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Landmark market closes on peninsula

The Balboa Village Market, a fixture on Balboa Peninsula since 1938, shuttered over the weekend.

November 07, 2006|By Alicia Robinson

BALBOA PENINSULA — The St John family will no longer bring its personal touch to the grocery business after the closing of the Balboa Village Market over the weekend.

However, the market, a former Safeway that's been a fixture on the peninsula since 1938, may not be closing for good. Bob St John, who owns the store with his son Scott, said Monday he was talking to a potential buyer.

But St John has decided to retire after nearly five years of trying to turn the store's fortunes around and achieving only limited success. He closed the market Saturday at the end of the day, and he didn't reopen Sunday or Monday.

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With a changing population on the peninsula, credit card problems from a wine sale scam, and the sale of the market property earlier this year, a lot of little things added up to the decision to close.

"Four and a half years ago when we bought it, we wanted to make this the heartbeat [of the peninsula] like it used to be," St John said. "It just didn't work out because the customer base has changed."

Leo Gugasian, who bought the property in March and now owns the entire block, said he's not sure what the market's long-term future is, despite rumors that it will make way for a parking lot. He'd be willing to work with a new owner, he said, because the market is an important part of the peninsula.

The closing was a surprise to people in the community. St John said he didn't tell anyone he'd be closing because it was too painful for him.

"Since 1949, my mom and dad had a charge [account] there," said Gay Wassall-Kelly, a longtime peninsula resident who publishes the Balboa Beacon. "It was a meeting place, a gathering place for everyone."

When St John bought the market, he said, he ran it the old-fashioned way. Kids could charge a soda to their dad's account, and he offered free grocery delivery in a yellow cart painted with a mustached man styled in his likeness.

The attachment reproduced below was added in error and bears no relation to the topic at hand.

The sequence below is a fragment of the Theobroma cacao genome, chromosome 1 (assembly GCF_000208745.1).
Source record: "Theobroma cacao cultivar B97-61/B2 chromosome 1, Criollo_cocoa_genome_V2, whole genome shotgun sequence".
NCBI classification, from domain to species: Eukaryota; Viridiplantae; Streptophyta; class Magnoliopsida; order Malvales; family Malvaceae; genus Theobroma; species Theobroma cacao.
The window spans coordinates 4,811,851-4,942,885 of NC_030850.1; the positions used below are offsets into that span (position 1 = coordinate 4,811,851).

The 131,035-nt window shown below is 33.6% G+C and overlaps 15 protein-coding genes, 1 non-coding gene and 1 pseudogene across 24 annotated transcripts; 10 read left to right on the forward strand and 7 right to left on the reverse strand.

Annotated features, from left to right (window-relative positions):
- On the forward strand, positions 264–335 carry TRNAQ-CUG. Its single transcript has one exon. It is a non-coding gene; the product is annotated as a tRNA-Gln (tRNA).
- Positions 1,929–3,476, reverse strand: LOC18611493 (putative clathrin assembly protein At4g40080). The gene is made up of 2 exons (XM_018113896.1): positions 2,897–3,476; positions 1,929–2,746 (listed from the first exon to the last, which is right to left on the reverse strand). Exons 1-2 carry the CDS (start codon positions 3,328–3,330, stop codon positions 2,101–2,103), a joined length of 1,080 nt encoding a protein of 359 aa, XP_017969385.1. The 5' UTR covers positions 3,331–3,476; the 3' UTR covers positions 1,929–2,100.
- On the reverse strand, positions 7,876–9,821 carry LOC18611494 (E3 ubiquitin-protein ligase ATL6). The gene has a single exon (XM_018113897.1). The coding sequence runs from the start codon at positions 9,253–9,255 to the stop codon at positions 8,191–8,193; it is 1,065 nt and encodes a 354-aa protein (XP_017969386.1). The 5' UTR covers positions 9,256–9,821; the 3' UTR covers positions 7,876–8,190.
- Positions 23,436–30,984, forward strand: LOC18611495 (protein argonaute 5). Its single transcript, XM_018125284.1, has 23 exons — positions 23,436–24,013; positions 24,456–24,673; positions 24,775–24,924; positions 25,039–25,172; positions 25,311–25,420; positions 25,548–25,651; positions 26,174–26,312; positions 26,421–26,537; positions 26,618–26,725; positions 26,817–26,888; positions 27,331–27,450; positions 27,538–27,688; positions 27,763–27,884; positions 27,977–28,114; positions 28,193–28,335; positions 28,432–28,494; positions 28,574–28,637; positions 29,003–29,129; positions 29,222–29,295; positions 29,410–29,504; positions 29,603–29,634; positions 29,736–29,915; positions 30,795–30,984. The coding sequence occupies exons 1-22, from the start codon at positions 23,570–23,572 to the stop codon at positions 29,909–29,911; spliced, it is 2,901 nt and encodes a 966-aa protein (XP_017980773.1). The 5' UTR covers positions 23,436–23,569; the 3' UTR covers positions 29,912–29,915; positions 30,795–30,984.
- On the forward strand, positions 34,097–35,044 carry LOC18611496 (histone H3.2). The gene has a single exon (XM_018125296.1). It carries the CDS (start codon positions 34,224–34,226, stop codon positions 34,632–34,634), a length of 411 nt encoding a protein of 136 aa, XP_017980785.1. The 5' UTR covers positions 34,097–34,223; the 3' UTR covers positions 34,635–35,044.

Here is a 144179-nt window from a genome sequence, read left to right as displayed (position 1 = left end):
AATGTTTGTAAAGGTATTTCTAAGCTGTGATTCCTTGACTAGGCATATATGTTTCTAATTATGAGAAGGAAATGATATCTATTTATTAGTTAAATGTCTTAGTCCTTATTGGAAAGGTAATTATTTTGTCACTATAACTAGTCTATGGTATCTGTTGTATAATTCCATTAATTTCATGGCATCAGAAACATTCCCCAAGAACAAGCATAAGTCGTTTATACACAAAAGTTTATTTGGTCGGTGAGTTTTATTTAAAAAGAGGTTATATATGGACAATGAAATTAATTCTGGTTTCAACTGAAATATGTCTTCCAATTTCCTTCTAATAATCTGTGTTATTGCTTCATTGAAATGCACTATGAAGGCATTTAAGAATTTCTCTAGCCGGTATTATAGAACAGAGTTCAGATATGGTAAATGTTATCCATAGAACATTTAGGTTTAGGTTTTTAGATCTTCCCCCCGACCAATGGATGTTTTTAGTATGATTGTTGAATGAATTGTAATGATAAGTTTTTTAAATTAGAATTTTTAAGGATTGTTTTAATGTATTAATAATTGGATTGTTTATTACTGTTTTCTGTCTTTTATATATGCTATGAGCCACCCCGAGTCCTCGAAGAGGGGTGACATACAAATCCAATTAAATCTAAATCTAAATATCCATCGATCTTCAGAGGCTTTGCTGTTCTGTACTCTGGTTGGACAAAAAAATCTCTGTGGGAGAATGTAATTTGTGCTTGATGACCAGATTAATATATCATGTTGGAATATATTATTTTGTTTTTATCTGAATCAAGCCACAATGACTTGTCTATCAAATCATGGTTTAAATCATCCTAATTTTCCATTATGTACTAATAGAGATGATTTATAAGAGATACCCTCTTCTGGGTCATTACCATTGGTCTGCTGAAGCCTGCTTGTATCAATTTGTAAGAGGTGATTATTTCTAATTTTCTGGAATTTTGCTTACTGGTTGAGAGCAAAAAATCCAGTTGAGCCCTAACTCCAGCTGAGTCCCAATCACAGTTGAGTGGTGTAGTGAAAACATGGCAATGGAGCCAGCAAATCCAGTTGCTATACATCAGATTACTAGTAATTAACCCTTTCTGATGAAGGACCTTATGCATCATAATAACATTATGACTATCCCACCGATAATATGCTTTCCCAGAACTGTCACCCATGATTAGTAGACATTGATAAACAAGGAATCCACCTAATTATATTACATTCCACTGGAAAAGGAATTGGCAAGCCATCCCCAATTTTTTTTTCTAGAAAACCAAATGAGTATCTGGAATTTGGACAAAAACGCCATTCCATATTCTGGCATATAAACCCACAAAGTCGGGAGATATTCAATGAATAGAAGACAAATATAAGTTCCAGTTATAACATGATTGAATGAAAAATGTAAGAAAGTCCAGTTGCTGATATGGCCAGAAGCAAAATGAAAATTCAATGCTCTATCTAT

With his deli and top-quality meats, St John fed the peninsula. Junior lifeguards would come in the summer for a $5 lunch special.

The market's motto was, "We're more than your store — we're your neighbor."

But the neighbors have changed. Property values soared, and new younger families who shop at the bigger supermarkets moved in.

St John said he upgraded inside the store, but redoing the outside to meet city codes required a bigger investment than he was ready to make.

A previous five-year option went away when the property was sold, so St John only has about three and a half years left on his lease. There was talk of declaring bankruptcy, he said, but although that's an option, he's hoping to sell the market to a new operator.

St John has begun selling off merchandise — El Ranchito bought some of his beer supply — and the meat counter that runs almost the length of the store is now empty.

"It was the neighborhood market, and I think it'll be truly missed in that aspect," said Harvey Forbes, who was the store's butcher and meat department manager for about 12 years.

But the closing didn't catch him completely off-guard, especially after several rides left the Balboa Fun Zone in September.

While bigger supermarkets have taken some of the market's business away, Forbes said, "there's no real personalization. There's no 'Hi. How are you today?'"

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